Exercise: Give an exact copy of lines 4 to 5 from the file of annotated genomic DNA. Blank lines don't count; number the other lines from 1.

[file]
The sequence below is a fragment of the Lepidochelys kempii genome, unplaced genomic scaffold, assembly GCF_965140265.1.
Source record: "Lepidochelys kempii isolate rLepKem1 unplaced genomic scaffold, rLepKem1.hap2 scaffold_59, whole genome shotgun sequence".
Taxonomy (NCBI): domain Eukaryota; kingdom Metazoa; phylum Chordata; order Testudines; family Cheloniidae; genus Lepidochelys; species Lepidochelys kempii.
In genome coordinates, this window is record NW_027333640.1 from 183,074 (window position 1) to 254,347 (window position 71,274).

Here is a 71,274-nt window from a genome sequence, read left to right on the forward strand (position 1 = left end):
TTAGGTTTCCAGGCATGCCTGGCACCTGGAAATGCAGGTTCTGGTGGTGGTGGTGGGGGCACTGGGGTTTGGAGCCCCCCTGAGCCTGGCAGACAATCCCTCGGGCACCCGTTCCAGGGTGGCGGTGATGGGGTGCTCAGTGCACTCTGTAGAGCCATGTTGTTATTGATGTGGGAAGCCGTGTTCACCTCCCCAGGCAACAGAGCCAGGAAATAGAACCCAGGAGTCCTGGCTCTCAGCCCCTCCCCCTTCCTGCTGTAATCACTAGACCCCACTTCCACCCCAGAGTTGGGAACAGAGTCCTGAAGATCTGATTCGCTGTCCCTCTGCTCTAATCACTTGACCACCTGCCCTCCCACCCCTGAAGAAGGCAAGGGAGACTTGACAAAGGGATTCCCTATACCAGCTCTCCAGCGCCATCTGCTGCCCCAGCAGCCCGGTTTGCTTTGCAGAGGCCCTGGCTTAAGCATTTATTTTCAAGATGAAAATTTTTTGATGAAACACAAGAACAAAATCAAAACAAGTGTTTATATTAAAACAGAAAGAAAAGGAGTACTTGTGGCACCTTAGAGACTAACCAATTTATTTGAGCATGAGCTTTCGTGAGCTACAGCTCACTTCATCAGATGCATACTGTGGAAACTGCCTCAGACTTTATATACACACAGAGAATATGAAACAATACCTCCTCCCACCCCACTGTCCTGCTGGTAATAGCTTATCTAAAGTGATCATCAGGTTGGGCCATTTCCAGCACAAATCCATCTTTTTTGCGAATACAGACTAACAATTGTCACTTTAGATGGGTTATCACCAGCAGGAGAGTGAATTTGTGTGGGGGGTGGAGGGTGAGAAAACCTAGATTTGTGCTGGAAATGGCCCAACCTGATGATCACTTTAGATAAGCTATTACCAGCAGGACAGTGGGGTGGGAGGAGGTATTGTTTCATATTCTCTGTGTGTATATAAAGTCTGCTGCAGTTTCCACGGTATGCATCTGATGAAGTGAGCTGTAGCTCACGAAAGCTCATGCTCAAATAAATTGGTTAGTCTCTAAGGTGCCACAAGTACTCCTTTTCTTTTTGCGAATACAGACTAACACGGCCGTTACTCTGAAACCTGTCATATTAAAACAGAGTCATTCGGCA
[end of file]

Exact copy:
In genome coordinates, this window is record NW_027333640.1 from 183,074 (window position 1) to 254,347 (window position 71,274).

Here is a 71,274-nt window from a genome sequence, read left to right on the forward strand (position 1 = left end):